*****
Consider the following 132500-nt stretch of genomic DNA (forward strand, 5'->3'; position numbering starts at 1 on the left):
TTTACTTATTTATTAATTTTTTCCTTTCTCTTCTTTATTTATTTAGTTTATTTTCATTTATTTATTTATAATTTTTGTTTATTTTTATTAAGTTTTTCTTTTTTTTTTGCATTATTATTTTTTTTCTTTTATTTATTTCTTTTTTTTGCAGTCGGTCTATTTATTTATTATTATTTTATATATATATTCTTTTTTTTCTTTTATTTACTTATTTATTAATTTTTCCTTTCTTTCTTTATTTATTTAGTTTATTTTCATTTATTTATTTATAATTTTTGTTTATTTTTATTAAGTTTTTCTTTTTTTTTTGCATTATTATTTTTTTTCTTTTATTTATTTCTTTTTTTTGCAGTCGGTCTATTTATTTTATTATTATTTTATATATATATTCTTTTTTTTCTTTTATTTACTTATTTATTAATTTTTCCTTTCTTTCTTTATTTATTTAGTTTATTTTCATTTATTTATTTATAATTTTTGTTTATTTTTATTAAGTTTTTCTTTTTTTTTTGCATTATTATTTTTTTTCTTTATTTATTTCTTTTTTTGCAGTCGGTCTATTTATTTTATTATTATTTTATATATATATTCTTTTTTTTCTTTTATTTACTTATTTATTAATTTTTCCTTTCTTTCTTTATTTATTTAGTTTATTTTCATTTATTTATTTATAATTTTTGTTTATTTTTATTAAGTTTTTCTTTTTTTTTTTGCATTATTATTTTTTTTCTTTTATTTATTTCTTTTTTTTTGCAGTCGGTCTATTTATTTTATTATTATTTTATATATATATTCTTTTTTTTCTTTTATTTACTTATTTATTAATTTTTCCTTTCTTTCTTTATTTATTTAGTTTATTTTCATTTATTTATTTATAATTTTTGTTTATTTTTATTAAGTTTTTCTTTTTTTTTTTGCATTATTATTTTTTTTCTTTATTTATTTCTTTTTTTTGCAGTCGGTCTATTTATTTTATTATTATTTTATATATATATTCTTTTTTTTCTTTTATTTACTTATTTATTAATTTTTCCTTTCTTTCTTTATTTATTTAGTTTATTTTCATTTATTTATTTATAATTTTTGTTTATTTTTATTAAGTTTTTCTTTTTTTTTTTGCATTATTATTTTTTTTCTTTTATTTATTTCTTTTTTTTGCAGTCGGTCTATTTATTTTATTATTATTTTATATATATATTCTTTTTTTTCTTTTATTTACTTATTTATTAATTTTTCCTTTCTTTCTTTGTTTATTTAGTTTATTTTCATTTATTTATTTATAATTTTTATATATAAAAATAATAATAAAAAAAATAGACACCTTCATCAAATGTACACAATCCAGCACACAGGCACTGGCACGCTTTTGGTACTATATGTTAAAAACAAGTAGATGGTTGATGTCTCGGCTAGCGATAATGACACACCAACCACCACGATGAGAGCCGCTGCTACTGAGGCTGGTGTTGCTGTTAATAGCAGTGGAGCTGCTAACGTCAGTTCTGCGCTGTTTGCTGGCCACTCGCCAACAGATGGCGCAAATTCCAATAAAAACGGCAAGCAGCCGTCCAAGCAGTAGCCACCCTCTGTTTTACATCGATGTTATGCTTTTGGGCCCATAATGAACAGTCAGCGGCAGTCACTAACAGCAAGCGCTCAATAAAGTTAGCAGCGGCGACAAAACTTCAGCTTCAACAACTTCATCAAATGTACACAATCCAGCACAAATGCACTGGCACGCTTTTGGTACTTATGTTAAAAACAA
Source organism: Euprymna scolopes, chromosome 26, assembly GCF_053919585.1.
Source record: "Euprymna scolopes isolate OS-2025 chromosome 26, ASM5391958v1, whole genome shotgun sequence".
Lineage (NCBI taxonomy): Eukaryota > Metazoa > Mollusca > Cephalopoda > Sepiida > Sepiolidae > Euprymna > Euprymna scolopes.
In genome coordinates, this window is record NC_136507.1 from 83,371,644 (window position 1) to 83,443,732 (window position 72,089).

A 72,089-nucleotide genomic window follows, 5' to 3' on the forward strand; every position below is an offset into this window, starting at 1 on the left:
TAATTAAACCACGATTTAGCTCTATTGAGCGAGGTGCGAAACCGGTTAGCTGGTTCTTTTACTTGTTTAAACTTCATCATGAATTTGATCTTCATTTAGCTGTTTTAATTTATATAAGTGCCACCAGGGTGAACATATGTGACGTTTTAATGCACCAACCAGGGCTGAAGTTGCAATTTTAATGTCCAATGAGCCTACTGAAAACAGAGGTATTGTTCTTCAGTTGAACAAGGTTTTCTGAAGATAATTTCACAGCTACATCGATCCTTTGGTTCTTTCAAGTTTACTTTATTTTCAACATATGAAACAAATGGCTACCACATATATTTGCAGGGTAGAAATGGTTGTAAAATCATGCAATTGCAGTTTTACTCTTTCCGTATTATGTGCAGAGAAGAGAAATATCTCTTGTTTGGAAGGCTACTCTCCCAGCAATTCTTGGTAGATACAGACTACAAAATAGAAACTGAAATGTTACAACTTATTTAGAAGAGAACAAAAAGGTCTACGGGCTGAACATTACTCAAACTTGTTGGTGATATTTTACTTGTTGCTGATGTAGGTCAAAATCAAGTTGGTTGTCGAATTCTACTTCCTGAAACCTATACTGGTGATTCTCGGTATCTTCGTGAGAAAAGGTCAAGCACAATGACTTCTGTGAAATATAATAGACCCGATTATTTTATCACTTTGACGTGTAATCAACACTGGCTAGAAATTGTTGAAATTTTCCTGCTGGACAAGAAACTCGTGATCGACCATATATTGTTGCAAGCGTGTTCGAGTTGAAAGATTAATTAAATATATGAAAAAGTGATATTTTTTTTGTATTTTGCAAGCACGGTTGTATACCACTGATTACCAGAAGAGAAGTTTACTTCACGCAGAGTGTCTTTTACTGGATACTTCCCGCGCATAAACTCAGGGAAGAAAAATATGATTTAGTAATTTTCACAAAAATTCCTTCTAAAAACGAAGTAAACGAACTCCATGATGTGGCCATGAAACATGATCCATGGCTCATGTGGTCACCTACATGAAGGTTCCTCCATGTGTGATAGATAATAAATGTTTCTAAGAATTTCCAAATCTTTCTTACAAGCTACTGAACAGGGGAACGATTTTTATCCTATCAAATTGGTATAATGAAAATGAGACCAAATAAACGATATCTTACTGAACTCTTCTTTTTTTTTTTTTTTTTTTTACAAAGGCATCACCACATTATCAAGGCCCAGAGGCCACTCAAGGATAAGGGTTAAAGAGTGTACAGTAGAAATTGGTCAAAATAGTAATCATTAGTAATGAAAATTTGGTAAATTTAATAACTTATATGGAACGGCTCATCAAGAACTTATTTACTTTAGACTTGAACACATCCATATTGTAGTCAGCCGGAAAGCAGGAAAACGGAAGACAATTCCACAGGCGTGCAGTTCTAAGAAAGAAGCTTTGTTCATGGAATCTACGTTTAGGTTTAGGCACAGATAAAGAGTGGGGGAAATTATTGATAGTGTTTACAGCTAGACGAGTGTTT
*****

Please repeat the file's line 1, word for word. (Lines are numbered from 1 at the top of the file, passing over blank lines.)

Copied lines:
Consider the following 132500-nt stretch of genomic DNA (forward strand, 5'->3'; position numbering starts at 1 on the left):